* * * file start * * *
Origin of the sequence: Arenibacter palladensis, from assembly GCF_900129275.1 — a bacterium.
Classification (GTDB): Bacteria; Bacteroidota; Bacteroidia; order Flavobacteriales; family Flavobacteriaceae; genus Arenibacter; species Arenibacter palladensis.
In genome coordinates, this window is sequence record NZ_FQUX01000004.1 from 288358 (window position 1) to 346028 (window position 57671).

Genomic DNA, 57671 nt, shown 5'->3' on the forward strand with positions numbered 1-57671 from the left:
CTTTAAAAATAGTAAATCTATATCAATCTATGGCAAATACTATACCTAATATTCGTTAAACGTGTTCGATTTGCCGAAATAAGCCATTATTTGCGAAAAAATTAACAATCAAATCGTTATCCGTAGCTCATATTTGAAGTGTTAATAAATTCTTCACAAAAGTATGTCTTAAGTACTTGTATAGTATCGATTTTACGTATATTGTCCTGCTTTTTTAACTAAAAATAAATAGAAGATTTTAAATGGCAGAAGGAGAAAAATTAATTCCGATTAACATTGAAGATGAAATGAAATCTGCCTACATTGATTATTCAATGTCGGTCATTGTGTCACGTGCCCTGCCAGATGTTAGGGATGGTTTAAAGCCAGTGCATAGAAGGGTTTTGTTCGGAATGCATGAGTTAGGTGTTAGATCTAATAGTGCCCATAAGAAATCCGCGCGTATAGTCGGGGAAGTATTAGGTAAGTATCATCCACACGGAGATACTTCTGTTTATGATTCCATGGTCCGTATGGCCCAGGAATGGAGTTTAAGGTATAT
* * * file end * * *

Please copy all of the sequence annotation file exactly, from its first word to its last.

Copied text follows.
Origin of the sequence: Arenibacter palladensis, from assembly GCF_900129275.1 — a bacterium.
Classification (GTDB): Bacteria; Bacteroidota; Bacteroidia; order Flavobacteriales; family Flavobacteriaceae; genus Arenibacter; species Arenibacter palladensis.
In genome coordinates, this window is sequence record NZ_FQUX01000004.1 from 288358 (window position 1) to 346028 (window position 57671).

Genomic DNA, 57671 nt, shown 5'->3' on the forward strand with positions numbered 1-57671 from the left:
CTTTAAAAATAGTAAATCTATATCAATCTATGGCAAATACTATACCTAATATTCGTTAAACGTGTTCGATTTGCCGAAATAAGCCATTATTTGCGAAAAAATTAACAATCAAATCGTTATCCGTAGCTCATATTTGAAGTGTTAATAAATTCTTCACAAAAGTATGTCTTAAGTACTTGTATAGTATCGATTTTACGTATATTGTCCTGCTTTTTTAACTAAAAATAAATAGAAGATTTTAAATGGCAGAAGGAGAAAAATTAATTCCGATTAACATTGAAGATGAAATGAAATCTGCCTACATTGATTATTCAATGTCGGTCATTGTGTCACGTGCCCTGCCAGATGTTAGGGATGGTTTAAAGCCAGTGCATAGAAGGGTTTTGTTCGGAATGCATGAGTTAGGTGTTAGATCTAATAGTGCCCATAAGAAATCCGCGCGTATAGTCGGGGAAGTATTAGGTAAGTATCATCCACACGGAGATACTTCTGTTTATGATTCCATGGTCCGTATGGCCCAGGAATGGAGTTTAAGGTATAT